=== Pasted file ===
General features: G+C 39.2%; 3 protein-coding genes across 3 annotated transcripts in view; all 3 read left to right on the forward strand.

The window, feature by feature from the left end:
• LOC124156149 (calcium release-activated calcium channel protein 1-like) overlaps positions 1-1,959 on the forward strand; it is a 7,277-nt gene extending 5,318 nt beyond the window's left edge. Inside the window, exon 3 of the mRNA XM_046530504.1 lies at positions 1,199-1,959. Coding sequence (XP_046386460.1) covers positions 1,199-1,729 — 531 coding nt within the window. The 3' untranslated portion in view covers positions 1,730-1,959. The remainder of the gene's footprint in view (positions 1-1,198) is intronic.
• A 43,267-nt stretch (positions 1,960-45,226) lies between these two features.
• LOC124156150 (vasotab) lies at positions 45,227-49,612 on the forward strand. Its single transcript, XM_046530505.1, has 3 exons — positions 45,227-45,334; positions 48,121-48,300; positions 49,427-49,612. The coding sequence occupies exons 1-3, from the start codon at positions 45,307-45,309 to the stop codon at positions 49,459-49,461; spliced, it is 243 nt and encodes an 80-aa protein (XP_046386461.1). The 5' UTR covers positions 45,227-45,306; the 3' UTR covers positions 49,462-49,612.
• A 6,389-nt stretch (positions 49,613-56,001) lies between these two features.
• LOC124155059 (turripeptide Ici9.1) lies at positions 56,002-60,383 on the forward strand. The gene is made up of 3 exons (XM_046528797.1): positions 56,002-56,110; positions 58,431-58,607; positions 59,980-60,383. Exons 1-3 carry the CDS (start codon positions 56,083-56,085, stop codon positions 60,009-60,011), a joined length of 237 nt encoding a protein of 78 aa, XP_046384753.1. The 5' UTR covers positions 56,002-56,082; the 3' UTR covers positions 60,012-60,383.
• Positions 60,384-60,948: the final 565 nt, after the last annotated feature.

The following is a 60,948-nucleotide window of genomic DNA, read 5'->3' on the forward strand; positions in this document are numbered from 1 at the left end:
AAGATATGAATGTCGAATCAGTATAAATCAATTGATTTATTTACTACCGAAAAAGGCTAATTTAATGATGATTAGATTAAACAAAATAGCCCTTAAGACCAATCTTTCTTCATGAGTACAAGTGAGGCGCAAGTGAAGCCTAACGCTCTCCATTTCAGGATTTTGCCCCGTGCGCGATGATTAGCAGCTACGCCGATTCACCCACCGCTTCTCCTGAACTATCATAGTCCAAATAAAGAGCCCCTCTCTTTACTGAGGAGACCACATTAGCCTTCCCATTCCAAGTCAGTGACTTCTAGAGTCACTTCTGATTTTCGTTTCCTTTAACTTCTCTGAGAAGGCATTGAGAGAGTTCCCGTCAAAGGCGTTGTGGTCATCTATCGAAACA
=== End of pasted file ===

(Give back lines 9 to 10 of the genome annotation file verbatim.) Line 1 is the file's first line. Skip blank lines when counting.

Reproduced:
The following is a 60,948-nucleotide window of genomic DNA, read 5'->3' on the forward strand; positions in this document are numbered from 1 at the left end:
AAGATATGAATGTCGAATCAGTATAAATCAATTGATTTATTTACTACCGAAAAAGGCTAATTTAATGATGATTAGATTAAACAAAATAGCCCTTAAGACCAATCTTTCTTCATGAGTACAAGTGAGGCGCAAGTGAAGCCTAACGCTCTCCATTTCAGGATTTTGCCCCGTGCGCGATGATTAGCAGCTACGCCGATTCACCCACCGCTTCTCCTGAACTATCATAGTCCAAATAAAGAGCCCCTCTCTTTACTGAGGAGACCACATTAGCCTTCCCATTCCAAGTCAGTGACTTCTAGAGTCACTTCTGATTTTCGTTTCCTTTAACTTCTCTGAGAAGGCATTGAGAGAGTTCCCGTCAAAGGCGTTGTGGTCATCTATCGAAACA